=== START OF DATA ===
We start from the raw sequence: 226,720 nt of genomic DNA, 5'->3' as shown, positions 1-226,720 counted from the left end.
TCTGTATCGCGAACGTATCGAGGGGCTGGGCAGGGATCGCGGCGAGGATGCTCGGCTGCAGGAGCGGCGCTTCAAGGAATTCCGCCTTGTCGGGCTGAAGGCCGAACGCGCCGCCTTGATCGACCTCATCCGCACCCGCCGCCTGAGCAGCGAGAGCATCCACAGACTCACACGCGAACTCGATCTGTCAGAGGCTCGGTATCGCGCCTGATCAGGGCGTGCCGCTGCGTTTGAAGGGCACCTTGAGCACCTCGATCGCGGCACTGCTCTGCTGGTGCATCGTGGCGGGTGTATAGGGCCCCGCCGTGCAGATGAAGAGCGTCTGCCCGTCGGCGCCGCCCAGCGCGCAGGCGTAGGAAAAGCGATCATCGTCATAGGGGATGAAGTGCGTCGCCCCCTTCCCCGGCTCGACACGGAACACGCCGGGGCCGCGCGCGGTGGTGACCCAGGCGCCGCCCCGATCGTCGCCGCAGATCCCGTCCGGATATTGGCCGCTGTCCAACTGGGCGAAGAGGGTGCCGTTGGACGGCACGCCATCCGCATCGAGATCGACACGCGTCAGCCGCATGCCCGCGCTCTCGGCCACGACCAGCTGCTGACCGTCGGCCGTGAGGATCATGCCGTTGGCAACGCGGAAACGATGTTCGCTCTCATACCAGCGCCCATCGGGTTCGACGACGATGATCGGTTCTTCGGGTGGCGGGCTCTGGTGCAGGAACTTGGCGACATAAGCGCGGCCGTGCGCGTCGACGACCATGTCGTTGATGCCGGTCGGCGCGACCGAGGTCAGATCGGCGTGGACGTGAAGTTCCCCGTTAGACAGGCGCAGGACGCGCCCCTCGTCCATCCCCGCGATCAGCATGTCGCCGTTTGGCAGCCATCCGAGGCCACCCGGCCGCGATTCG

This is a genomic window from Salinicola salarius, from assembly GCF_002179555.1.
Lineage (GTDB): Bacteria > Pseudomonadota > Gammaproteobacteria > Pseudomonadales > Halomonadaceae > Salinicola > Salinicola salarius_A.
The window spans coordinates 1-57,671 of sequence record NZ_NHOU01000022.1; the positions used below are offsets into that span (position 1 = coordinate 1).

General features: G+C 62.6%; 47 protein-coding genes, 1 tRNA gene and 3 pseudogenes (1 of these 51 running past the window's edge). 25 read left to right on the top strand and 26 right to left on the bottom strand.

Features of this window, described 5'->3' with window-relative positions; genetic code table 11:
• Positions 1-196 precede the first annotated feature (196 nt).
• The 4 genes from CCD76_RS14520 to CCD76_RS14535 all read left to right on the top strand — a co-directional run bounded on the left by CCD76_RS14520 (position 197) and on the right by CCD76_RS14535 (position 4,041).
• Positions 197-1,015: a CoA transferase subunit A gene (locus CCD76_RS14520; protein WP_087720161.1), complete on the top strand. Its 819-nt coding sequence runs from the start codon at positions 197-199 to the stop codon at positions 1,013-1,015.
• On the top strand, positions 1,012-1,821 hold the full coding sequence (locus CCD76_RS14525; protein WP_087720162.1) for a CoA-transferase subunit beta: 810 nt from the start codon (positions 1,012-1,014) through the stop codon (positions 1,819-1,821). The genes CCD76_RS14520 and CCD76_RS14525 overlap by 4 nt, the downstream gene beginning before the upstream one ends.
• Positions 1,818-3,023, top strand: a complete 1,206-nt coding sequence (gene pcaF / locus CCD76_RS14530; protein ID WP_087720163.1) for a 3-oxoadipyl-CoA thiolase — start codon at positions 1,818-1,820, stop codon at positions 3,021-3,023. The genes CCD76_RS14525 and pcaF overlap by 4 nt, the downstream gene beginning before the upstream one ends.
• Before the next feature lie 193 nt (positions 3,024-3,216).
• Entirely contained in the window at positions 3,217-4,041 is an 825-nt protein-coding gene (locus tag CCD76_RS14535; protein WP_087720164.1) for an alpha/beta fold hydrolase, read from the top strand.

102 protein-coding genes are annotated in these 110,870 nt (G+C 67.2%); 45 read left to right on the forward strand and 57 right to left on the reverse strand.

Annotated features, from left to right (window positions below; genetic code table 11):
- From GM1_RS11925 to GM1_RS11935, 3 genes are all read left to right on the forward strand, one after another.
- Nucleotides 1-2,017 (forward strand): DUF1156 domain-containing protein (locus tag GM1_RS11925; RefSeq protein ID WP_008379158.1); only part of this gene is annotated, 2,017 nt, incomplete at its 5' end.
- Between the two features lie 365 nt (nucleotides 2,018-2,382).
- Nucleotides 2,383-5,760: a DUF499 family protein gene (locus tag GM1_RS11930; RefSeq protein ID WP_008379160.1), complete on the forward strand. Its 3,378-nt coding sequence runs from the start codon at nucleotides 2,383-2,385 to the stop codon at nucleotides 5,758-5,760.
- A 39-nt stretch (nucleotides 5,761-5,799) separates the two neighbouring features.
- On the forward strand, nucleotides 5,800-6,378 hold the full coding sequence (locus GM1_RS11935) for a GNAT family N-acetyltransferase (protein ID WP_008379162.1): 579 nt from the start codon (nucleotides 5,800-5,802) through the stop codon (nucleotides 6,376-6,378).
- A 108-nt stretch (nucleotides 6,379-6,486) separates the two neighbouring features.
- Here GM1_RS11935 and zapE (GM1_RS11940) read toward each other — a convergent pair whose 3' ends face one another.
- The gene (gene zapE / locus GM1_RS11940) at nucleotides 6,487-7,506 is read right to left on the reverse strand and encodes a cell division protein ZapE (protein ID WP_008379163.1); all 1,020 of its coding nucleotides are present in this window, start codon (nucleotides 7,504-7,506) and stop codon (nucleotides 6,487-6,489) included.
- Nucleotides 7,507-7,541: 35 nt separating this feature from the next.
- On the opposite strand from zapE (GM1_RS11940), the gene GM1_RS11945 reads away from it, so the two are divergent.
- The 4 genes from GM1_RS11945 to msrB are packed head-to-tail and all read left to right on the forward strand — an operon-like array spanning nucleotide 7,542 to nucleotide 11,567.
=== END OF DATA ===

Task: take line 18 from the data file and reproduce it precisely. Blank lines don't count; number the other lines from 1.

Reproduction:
- Nucleotides 1-2,017 (forward strand): DUF1156 domain-containing protein (locus tag GM1_RS11925; RefSeq protein ID WP_008379158.1); only part of this gene is annotated, 2,017 nt, incomplete at its 5' end.